The Life of (Cheesburger) Pie

Due to their haughty nature, I’ve never been a big fan of numbers. Something about the way they sit on scales, thermostats, calendars, and parking meters with a “Yeah? So what are you going to do about it?” expression turns me off.

Try to talk a frigid -10 degree into becoming a lovely 75 degree and it will just give you a cold, blank stare and say, “Dream on, sucker!”

Give me a word over a number any day. Words float, stretch, roll and tweet. They love, believe, forgive, cure.

What can a number, even an infinite number, do?

With apologies to my nephew Michael, the president of his high school physics club, we would like to announce publicly that when we celebrated International Pi Day yesterday, we were in it for the pastry.

With about a one hour turnaround time between after school and evening activities, we worked quickly and tried to make use of the ingredients we had on hand. Molly whipped up a rye flour crust and I worked on the filling. Together, we invented ourselves a tasty little Cheeseburger Pie. I wanted to decorated it with a -e, because I thought that would be funny. To me, a journalism major, pie -e = pi. But, Molly pointed out that e is also an irrational number, which sounded pretty serious, so we went with the traditional, globally celebrated symbol.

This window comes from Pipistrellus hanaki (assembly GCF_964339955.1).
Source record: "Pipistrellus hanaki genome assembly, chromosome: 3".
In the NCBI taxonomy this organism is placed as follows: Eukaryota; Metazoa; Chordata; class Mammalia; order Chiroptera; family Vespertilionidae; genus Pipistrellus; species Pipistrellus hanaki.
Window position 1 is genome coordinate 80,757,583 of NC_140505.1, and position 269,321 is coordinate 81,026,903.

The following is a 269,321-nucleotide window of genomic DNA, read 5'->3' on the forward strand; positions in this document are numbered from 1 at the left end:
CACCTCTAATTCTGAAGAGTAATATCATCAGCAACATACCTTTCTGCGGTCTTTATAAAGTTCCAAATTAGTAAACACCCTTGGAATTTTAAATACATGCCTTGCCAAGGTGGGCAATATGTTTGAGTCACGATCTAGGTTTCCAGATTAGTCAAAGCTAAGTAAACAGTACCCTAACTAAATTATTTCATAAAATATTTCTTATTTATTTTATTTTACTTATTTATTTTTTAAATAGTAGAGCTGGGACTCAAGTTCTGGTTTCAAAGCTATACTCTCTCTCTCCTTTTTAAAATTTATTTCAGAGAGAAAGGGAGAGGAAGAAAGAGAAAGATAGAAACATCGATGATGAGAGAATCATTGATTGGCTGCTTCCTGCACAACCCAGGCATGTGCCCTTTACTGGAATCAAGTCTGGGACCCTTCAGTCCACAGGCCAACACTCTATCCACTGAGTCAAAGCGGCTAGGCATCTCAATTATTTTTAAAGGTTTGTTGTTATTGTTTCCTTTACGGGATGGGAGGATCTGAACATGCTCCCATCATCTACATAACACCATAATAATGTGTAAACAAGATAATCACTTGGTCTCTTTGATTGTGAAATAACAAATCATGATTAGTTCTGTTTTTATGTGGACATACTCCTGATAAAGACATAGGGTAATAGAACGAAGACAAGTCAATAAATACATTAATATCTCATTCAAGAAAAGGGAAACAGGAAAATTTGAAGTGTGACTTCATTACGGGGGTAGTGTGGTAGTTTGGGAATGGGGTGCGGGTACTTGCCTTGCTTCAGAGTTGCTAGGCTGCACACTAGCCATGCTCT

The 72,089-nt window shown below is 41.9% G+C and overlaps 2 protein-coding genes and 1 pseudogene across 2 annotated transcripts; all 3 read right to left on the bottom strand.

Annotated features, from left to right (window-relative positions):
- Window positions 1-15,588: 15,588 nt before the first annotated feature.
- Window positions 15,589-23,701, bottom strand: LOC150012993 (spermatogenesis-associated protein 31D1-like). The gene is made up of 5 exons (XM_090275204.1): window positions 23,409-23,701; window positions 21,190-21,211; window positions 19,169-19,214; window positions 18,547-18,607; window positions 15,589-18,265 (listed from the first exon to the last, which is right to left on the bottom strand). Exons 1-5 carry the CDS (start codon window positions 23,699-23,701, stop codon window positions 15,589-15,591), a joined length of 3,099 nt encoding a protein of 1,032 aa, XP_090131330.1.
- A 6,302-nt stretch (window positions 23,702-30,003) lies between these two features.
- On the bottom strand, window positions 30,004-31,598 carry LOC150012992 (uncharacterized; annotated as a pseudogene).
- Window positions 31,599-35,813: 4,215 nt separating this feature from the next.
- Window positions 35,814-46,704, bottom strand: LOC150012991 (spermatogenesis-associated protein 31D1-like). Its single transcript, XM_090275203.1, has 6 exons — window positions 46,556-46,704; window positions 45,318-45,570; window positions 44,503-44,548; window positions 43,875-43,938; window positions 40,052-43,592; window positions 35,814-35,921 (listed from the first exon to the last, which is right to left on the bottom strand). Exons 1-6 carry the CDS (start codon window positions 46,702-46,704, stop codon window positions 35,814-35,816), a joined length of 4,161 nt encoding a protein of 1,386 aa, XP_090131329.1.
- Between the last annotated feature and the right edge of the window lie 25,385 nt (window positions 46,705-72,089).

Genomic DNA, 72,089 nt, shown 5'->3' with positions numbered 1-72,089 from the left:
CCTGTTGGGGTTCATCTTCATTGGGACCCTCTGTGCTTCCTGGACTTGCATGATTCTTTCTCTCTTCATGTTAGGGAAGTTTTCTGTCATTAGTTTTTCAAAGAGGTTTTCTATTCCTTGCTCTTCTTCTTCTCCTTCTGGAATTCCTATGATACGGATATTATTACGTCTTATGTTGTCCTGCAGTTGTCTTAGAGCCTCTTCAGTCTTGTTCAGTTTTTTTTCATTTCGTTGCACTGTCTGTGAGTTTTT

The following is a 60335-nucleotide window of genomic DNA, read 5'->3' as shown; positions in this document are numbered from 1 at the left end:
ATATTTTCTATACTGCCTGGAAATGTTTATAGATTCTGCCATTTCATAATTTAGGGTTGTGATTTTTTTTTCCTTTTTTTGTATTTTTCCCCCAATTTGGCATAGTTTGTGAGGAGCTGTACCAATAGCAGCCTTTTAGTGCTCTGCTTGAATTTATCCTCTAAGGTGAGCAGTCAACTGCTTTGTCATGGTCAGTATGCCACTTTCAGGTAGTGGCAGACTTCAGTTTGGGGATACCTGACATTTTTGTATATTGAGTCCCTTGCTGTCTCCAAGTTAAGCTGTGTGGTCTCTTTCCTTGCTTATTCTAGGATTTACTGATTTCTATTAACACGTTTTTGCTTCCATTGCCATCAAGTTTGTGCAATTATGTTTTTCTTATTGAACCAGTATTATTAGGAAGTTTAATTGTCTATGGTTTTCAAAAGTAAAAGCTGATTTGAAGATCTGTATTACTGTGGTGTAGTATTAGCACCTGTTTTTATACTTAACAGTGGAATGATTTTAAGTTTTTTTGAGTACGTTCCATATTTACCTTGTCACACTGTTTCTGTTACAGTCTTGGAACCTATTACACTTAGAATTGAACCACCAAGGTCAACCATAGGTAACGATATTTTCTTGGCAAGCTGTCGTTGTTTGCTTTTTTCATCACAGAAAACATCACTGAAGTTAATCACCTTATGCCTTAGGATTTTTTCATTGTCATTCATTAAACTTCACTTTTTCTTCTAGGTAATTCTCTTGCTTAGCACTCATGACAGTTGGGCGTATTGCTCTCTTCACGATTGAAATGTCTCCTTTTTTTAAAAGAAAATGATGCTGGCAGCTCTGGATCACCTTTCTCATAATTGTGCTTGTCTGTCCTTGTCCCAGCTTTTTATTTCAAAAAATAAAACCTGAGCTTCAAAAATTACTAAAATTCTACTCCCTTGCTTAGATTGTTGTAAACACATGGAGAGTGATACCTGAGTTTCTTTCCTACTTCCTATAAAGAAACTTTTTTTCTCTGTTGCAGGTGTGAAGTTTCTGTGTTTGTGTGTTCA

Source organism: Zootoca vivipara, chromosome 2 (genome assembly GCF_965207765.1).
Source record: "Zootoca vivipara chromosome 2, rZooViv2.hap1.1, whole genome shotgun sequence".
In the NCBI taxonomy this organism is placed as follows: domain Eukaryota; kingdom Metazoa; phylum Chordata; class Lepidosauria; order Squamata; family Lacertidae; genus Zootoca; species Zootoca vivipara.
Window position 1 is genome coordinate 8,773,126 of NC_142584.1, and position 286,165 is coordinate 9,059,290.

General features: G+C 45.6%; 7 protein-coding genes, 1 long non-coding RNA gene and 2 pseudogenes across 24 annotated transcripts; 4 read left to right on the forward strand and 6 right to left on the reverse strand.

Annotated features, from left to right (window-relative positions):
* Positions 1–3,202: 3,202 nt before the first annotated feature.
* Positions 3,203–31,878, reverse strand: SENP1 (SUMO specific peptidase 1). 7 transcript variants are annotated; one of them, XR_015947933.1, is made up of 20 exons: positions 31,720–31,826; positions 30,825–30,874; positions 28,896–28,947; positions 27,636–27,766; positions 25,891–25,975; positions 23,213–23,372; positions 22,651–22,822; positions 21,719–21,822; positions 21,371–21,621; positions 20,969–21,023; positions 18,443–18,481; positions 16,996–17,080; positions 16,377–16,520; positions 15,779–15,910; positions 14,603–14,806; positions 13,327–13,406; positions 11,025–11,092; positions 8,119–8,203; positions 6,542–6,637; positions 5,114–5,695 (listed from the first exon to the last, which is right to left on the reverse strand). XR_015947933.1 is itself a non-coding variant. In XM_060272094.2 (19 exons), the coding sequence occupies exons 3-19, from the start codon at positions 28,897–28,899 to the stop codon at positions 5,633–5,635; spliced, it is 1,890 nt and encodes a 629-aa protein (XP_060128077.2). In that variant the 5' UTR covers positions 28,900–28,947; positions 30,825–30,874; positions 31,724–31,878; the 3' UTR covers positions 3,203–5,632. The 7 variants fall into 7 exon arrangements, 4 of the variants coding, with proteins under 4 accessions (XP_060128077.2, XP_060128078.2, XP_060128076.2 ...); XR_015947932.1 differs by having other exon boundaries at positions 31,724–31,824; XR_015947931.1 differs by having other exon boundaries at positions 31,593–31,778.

Please enjoy our Cheeseburger Pi Pie, brought to you today by the letter P and the number 3.14159265359

Cheeseburger Pi Pie

1 lb. lean ground beef

Salt and Pepper

1 small onion chopped

1/4 cup pickles chopped

1 cup grated cheddar cheese

1/3 cup milk

2 cloves garlic, pressed

1/4 cup pickle juice

Sliced tomatoes

Sliced pickles for garnish

1 pie crust (We used rye flour)

Brown ground beef with the onion and garlic. Season with salt and pepper. Drain the grease and add milk, pickle juice and cheese. Stir until the cheese is melted. Pour into prepared crust. Top with sliced smoked gouda, sliced tomatoes and pickles. Baked for 25 minutes. Serve warm.

Here are the ingredients for both the crust and the filling.
Here are the ingredients for both the crust and the filling.
Pi Day 003
Chop the pickles and the onions and try not to let pickle juice spill all over you when you open the jar.
Pi Day 006
This is Molly’s trick for baking an unfilled crust. She loads up a tin foil liner with dry rice. We baked the crust for about 10 minutes before we filled it and baked it again.
Pi Day 010
We had some discussion on the pie symbol, but I think it all worked out. I added slices of smoked gouda at the last minute because I was hoping for a smokey barbecue taste (and I wanted to clarify my Pi).
Pi Day 013
It wasn’t the healthiest pie we ever baked, so we served it with spinach and arugula.

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